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9/1/94 MAF:NM:rjc DJ XX SEP 6 1994 XX XX XX XX XX Dear XX Your letter to the Department of Health and Human Services regarding the rights of non-smokers was referred to this office for reply. The Americans with Disabilities Act (ADA) authorizes the Department of Justice to provide technical assistance to entities that are subject to the Act. This letter provides informal guidance to assist you in understanding how the ADA may apply to you. However, this technical assistance does not constitute a determination by the Department of Justice of your rights or responsibilities under the ADA and does not constitute a binding determination by the Department of Justice. There is currently no Federal statute that absolutely bans smoking in public buildings. The ADA, however, may protect certain individuals from being denied access to a program, service, or activity because of the presence of smoke. Under the ADA, the Department of Justice declined to state categorically that allergy or sensitivity to cigarette smoke should be recognized as a disability because, in order to be viewed as a disability under the ADA, an impairment must substantially limit one or more major life activities. An individual's respiratory or neurological functioning may be so severely affected by allergies or sensitivity to cigarette smoke that he or she will be considered disabled. Such an individual would be entitled to all of the protections afforded by the ADA. In other cases, however, an individual's sensitivity to smoke or other environmental elements will not constitute a disability. If, for instance, an individual's major life activity of breathing is somewhat, but not substantially, impaired, the individual is not disabled and is not entitled to the protections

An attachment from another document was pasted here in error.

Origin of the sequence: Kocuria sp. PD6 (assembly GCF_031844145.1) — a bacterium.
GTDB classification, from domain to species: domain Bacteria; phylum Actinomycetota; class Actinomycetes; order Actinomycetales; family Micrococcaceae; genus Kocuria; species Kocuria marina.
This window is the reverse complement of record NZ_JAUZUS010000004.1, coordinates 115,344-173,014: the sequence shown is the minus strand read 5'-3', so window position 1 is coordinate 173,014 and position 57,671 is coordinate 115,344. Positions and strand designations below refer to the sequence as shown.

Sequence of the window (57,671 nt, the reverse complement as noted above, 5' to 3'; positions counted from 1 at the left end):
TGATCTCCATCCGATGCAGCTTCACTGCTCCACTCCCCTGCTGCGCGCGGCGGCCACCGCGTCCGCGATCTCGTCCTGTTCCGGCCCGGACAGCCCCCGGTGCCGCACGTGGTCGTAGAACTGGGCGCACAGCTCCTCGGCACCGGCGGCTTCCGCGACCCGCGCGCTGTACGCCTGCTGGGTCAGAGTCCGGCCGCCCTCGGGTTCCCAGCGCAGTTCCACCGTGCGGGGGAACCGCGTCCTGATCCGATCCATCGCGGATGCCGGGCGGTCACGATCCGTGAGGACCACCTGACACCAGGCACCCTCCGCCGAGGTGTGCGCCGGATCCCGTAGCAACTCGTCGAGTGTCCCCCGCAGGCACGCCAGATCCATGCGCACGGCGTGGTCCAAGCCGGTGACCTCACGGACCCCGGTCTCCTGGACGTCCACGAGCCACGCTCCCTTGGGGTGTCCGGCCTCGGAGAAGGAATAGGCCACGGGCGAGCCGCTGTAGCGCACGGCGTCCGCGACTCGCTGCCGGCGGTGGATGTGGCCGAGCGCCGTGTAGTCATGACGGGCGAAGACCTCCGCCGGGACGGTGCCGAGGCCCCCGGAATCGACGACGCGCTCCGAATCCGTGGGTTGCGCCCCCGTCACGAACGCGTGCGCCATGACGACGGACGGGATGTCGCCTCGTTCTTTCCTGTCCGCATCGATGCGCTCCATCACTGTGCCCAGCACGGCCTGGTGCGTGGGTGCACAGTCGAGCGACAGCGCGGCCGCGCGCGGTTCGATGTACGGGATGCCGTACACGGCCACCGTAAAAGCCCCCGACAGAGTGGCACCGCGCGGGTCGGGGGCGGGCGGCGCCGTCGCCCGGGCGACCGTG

of the statute. Thus, the determination as to whether allergies or sensitivity to smoke are disabilities covered by the Records, CRS, Chrono, Milton, Morrow, Friedlander, FOIA :UDD\Milton\Letter\Smoking.XX 01-03414 -2regulation must be made using the same case-by-case analysis that is applied to all other physical or mental impairments. (See the enclosed Title II regulation at page 35699.) Because of the case-by-case nature of the determination, the Department of Justice ADA regulations do not mandate restrictions on smoking. It is important to note that section 501(b) of the statute merely states that the prohibition of, or the imposition of restrictions on, smoking in places of employment, transportation, and public accommodation is not precluded by the ADA. The statute does not mandate imposition of any restrictions. If you believe that you are disabled as defined under the ADA and you can identify a particular program, service, or activity from which you are denied access because of the presence of smoke, you may either file a private suit in Federal court or send a complaint to this office for investigation. I hope this information has been helpful to you. Sincerely, Merrily Friedlander Acting Chief Coordination and Review Section Civil Rights Division Enclosure 01-03415 (Handwritten) Tuesday, 24 May, 1994

Ms. Paulette Standefer, Regional Director Dept. of Health & Human Services 1200 Main Tower Bldg. Dallas, Tx. 75202 Dear Ms. Standefer: Could you please help me by informing me of all recent laws protecting the rights of non-smokers, especially as they pertain to any (if at all) rights of the non-smoking incarcerate. I am a non-smoker & indeed react to such exposure with red, burning eyes & respiratory constriction. I have explained the condition to everyone here empowered to do anything about it. Yet, I have been placed in a pod of 50 men, 98% of whom, smoke. I suffer a constant headache & desperately need relief. Thank you for your kind attention & help. Respectfully, XX XX XX XX XX XX 01-03416